Fulbright U.S. Student Program
The Fulbright U.S. Student Program, sponsored by the U.S. Department of State, and administered by the Institute for International Education (IIE), offers diverse opportunities for research and cultural exchange for current U.S. students and recent graduates. Over the course of 8-12 months, Fulbright fellows are immersed in the culture and daily life of the country of their choice. Successful applicants to this program will show an interest in promoting cultural ambassadorship, and will have limited prior experience in their particular country of application (less than six months, not counting undergraduate study abroad).
There are two main umbrellas of Fulbright grants: the Study/Research Awards and the English Teaching Assistant (ETA) Awards. Grants are generally for a year.
|See an overview of the Fulbright Application Process
|Bachelor's by time of award
|Varies by country, generally 8-12 months
You can apply for a Study/Research grant to one of 150 countries to fund
- (A) independent research projects
- (B) graduate study
- (C) opportunities to pursue a creative or performing art (e.g. dance, vocal performance, metalworking, creative writing) at an advanced level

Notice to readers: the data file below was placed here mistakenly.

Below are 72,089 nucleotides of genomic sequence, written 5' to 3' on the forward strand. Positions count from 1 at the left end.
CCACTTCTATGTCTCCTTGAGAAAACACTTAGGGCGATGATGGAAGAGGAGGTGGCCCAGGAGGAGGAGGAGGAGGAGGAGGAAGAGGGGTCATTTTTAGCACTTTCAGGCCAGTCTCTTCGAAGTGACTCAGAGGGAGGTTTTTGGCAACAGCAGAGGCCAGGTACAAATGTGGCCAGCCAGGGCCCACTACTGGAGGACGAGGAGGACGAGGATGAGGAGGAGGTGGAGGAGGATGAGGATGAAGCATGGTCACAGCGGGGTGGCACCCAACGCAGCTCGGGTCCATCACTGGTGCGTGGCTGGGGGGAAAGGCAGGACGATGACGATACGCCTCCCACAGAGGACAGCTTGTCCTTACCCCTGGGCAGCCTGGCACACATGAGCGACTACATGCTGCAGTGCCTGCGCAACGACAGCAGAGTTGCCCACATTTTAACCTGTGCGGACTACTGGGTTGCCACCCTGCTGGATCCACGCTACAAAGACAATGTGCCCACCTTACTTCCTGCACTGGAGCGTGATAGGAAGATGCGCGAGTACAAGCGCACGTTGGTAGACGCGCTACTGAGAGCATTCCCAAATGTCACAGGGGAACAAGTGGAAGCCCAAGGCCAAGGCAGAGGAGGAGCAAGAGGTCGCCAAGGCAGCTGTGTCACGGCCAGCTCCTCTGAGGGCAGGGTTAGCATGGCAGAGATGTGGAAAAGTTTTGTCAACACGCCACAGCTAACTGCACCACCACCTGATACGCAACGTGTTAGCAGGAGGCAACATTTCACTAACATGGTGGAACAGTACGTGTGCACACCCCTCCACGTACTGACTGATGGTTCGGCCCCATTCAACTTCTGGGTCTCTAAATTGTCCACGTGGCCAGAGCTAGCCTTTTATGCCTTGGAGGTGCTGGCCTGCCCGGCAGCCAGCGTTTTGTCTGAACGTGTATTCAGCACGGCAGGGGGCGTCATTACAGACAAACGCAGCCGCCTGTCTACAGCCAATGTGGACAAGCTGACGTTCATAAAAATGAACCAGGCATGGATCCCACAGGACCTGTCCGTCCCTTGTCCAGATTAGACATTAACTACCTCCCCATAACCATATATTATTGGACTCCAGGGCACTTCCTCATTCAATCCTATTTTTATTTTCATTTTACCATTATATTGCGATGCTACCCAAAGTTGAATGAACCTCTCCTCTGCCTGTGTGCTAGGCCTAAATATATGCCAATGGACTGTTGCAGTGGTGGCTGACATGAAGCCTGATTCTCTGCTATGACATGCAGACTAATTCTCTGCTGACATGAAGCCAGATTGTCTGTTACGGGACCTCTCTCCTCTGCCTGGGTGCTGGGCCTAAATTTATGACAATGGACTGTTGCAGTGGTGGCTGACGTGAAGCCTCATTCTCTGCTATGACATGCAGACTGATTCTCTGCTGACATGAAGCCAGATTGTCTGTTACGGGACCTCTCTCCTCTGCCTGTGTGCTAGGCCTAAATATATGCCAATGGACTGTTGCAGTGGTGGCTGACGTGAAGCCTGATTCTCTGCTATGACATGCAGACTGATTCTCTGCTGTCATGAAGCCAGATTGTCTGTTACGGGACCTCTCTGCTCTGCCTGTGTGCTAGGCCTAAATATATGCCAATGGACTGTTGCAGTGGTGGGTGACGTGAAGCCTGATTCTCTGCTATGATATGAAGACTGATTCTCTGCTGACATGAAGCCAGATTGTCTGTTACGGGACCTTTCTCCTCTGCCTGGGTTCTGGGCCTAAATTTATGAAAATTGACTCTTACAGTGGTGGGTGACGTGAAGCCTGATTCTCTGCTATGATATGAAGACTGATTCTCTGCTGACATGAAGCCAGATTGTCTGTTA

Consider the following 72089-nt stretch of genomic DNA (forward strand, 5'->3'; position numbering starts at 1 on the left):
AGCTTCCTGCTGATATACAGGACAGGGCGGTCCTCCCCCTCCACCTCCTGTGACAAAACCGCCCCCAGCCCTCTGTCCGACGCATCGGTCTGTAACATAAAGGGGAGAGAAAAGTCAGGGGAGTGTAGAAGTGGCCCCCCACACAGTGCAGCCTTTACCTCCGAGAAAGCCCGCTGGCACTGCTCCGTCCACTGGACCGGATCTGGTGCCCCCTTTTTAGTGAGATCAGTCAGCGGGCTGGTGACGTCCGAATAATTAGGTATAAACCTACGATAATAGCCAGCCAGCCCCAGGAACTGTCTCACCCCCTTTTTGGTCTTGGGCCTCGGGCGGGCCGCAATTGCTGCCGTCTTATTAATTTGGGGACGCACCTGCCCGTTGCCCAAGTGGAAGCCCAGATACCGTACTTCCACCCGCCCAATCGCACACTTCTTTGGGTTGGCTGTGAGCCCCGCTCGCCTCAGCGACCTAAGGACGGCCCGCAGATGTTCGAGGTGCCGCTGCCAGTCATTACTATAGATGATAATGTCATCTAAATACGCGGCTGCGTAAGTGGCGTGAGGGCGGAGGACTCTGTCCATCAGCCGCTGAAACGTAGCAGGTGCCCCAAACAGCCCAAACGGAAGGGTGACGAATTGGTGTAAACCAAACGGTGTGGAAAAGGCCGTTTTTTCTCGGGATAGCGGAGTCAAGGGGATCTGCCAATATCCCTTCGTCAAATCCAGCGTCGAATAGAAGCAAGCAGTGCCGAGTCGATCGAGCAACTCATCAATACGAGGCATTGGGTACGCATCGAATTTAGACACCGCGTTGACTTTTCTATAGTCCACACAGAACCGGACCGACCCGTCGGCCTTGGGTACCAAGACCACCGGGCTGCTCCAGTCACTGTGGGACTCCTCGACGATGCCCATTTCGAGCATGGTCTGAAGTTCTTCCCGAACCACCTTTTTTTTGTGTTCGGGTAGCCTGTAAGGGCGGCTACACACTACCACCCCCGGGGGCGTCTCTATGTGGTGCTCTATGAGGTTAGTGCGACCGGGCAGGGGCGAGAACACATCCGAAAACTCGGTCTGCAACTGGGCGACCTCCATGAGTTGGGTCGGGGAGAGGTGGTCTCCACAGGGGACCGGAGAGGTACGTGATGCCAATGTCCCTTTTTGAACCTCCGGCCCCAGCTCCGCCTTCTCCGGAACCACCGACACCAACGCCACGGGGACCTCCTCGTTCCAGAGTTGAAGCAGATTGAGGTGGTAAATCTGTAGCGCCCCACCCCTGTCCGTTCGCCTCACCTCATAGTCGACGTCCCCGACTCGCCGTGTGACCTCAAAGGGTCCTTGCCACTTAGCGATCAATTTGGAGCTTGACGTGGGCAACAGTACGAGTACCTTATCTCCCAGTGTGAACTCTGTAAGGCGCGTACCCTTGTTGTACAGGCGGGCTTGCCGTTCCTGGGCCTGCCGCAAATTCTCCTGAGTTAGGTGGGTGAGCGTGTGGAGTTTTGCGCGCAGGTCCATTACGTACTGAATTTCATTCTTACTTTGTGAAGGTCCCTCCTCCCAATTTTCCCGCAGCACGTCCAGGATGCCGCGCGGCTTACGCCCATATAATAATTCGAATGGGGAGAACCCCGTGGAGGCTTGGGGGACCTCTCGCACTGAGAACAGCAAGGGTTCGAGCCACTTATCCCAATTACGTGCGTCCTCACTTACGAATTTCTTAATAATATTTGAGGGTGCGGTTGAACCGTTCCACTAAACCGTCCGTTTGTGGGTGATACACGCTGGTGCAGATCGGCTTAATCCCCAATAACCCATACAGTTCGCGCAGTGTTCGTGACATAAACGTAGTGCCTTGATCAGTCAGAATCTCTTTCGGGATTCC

or some combination of the above.
Applicants from all academic fields and backgrounds are welcome to apply. You might design an academic or field research project that builds on your previous research. You might propose putting theory into practice, by studying the effect of an NGO or national policy. You might well be learning from that country’s example — how do they approach a social issue that you’ve already thought about deeply? Fulbright has a number of subject-specific awards in digital storytelling (National Geographic), foreign ministries (Fulbright-Clinton), business, public health, and journalism. Search by country for more details.
You could also enroll in a 1-year Masters program in a number of countries (Australia, Finland, Iceland, Ireland, Italy, Mexico, Netherlands, South Korea, Spain, Taiwan, and the United Kingdom) or apply for an Arts grant to develop a particular craft or artistic technique with a person or organization in your chosen country.
Some grants combine elements of A, B, and C. For example, the Masters in Classical Acting at the London Academy of Music and Dramatic Art (LAMDA) is an example of a grant to support graduate study in a performing art (B+C). Alternatively, you might want to supplement a sociological research project by taking a graduate-level course at a university in your host country (A+B). Or, you might be doing ethnographic research for a novel or screenplay (A+C).